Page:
What is the fascination that decollation holds for us, as individuals and as a culture? Why does the idea make us laugh and the act make us close our eyes? Losing Our Heads explores in both artistic and cultural contexts the role of the chopped-off head. It asks why the practice of decapitation was once so widespread, why it has diminished—but not, as scenes from contemporary Iraq show, completely disappeared—and why we find it so peculiarly repulsive that we use it as a principal marker to separate ourselves from a more “barbaric”or “primitive” past?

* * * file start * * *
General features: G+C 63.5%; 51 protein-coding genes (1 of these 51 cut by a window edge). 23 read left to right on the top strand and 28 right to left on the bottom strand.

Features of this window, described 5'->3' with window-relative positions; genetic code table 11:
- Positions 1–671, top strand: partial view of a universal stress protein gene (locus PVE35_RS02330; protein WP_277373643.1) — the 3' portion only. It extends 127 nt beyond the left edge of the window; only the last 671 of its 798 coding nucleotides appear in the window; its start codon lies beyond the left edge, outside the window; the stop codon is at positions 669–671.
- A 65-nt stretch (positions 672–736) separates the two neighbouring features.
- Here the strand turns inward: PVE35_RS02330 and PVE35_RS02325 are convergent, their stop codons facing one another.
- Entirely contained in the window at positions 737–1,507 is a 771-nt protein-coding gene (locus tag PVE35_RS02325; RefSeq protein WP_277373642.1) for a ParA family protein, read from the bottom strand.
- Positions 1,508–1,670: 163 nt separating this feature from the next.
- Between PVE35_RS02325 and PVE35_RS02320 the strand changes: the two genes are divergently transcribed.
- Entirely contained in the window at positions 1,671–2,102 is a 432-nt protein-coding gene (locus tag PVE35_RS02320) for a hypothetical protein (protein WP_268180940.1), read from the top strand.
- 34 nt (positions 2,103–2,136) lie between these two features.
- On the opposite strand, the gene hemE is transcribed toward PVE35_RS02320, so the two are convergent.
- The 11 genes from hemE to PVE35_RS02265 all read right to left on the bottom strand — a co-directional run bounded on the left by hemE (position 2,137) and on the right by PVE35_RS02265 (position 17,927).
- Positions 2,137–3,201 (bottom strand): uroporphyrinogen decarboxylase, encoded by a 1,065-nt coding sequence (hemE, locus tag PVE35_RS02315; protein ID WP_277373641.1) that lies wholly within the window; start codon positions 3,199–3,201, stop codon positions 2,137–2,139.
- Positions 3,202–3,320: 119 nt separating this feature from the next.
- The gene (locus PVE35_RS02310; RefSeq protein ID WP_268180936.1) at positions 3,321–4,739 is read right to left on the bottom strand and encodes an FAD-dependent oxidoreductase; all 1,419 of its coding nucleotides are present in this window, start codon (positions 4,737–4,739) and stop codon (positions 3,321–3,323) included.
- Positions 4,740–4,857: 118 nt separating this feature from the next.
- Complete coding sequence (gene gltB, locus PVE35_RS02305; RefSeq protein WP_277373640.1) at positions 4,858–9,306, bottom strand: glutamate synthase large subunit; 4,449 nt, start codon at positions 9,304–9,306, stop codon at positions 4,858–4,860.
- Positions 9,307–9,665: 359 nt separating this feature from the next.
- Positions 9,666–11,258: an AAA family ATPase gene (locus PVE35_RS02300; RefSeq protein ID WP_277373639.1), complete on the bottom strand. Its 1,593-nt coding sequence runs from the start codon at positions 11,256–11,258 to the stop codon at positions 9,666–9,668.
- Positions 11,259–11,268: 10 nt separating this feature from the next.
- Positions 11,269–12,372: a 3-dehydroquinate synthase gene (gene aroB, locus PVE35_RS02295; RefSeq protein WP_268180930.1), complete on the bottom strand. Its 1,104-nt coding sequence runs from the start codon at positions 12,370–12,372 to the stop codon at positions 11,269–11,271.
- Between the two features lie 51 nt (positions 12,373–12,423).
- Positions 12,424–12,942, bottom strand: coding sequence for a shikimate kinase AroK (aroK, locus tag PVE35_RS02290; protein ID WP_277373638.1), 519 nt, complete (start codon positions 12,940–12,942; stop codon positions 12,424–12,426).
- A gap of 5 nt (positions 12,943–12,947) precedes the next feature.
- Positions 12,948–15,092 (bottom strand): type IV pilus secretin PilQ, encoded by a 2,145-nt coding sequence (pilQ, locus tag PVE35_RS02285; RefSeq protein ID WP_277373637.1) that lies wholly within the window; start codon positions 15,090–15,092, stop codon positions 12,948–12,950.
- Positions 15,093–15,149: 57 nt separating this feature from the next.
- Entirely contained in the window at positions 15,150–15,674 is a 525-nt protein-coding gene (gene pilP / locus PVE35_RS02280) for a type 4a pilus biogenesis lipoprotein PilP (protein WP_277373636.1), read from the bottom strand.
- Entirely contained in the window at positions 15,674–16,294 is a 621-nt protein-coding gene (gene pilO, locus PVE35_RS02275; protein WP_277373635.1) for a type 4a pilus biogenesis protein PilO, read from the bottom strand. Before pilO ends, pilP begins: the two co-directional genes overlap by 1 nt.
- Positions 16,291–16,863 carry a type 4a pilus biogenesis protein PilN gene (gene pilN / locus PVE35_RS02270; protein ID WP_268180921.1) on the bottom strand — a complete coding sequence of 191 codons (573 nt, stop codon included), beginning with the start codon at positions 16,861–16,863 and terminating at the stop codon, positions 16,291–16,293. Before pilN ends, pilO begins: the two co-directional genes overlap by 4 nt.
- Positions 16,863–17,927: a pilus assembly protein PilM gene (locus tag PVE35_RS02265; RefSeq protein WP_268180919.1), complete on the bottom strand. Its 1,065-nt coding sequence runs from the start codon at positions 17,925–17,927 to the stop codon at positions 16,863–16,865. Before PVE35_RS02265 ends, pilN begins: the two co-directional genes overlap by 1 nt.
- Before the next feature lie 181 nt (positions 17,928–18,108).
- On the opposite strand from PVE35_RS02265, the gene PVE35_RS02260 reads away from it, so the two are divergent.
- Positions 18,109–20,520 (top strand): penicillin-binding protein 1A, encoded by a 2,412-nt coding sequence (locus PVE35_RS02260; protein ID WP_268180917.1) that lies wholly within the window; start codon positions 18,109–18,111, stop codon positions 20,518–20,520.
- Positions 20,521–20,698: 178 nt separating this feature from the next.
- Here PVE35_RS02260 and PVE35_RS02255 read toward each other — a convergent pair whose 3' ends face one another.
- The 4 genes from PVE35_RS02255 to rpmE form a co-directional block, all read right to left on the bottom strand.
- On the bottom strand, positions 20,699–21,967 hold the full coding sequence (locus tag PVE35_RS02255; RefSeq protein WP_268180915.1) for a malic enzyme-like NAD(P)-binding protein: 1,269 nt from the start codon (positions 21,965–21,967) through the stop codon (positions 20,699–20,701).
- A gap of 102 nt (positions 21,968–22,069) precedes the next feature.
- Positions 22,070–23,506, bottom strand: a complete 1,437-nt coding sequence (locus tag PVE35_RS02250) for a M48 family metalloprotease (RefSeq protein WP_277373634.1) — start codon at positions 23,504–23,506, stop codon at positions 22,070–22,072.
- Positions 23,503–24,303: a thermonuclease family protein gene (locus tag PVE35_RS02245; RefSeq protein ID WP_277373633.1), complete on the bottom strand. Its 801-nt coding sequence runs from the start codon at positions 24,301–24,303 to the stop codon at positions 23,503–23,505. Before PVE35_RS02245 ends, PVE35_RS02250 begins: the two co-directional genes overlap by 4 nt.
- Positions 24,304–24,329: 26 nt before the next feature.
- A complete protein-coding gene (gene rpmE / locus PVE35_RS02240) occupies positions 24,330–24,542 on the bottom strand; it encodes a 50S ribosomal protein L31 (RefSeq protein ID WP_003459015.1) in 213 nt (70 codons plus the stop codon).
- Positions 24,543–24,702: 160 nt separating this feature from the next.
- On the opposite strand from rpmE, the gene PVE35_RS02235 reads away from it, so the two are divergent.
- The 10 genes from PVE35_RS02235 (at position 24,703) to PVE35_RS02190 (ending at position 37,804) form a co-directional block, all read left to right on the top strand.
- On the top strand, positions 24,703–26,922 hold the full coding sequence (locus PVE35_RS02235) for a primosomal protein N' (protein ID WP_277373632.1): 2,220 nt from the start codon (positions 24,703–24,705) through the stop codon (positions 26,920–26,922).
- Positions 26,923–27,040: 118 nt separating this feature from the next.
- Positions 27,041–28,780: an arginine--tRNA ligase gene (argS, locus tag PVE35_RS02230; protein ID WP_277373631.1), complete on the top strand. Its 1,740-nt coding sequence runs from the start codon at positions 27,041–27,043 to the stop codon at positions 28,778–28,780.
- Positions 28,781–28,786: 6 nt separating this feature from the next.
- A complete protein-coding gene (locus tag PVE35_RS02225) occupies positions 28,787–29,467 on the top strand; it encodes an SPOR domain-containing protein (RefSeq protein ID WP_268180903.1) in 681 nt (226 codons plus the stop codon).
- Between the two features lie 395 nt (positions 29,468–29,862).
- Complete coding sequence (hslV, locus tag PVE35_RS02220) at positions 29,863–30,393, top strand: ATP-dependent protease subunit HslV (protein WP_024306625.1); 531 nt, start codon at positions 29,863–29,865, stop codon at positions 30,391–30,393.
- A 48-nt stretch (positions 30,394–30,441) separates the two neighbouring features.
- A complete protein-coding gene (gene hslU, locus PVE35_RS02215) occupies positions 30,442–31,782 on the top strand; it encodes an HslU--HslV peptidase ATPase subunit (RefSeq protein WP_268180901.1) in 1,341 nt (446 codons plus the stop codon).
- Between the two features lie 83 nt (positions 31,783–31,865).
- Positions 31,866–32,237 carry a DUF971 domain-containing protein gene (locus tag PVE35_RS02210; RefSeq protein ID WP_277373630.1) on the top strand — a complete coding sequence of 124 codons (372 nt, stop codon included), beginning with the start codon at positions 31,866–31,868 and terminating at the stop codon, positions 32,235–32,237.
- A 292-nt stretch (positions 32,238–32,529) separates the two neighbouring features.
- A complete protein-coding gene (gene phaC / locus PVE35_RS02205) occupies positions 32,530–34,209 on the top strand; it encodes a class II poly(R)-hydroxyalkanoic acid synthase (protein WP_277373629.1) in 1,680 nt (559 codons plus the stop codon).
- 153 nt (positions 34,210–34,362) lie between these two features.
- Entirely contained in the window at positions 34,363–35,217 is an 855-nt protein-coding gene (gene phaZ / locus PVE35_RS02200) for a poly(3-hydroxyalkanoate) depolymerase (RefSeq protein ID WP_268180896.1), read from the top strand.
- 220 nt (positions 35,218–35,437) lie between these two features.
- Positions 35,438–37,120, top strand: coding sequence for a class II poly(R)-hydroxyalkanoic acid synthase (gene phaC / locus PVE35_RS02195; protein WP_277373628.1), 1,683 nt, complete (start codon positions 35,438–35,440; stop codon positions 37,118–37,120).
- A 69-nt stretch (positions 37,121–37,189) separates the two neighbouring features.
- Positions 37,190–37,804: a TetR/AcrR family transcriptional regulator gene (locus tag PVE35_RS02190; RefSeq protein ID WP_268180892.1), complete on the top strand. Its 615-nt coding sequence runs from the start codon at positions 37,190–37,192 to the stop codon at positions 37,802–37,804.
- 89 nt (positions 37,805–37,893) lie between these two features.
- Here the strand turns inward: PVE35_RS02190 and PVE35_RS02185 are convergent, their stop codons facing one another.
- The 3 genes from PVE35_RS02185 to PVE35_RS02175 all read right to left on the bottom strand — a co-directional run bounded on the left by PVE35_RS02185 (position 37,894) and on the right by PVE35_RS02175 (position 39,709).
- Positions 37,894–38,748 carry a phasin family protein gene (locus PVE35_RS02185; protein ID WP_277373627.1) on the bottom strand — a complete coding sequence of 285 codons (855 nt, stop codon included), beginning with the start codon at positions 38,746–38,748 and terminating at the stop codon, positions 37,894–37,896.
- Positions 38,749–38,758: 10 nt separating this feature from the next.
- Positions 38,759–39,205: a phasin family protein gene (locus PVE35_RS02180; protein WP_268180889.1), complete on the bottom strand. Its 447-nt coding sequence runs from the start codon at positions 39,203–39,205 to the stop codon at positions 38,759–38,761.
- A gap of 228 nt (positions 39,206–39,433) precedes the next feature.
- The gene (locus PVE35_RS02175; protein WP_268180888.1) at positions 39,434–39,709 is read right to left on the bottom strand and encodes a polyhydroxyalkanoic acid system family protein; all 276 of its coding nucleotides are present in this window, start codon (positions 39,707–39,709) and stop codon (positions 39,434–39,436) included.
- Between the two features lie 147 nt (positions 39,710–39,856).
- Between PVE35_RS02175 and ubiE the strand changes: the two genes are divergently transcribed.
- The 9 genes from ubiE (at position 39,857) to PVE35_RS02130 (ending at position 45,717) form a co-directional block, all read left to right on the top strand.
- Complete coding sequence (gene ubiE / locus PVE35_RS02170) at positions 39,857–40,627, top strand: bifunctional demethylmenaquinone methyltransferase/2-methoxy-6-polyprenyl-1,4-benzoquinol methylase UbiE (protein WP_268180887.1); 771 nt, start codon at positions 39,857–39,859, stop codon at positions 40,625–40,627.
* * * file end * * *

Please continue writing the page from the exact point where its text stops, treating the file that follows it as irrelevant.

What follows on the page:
Although the topic is grim, Regina Janes’s treatment and conclusions are neither grisly nor gruesome, but continuously instructive about the ironies of humanity’s cultural nature. Bringing to bear an array of evidence, the book argues that the human ability to create meaning from the body motivates the practice of decapitation, its diminution, the impossibility of its extirpation, and its continuing fascination. Ranging from antiquity to the late nineteenth-century passion for Salomé and John the Baptist, and from the enlightenment to postcolonial Africa’s challenge to the severed head as sign of barbarism, Losing Our Heads opens new areas of investigation, enabling readers to understand the shock of decapitation and to see the value in moving past shock to analysis. Written with penetrating wit and featuring striking illustrations, it is sure to captivate anyone interested in his or her head.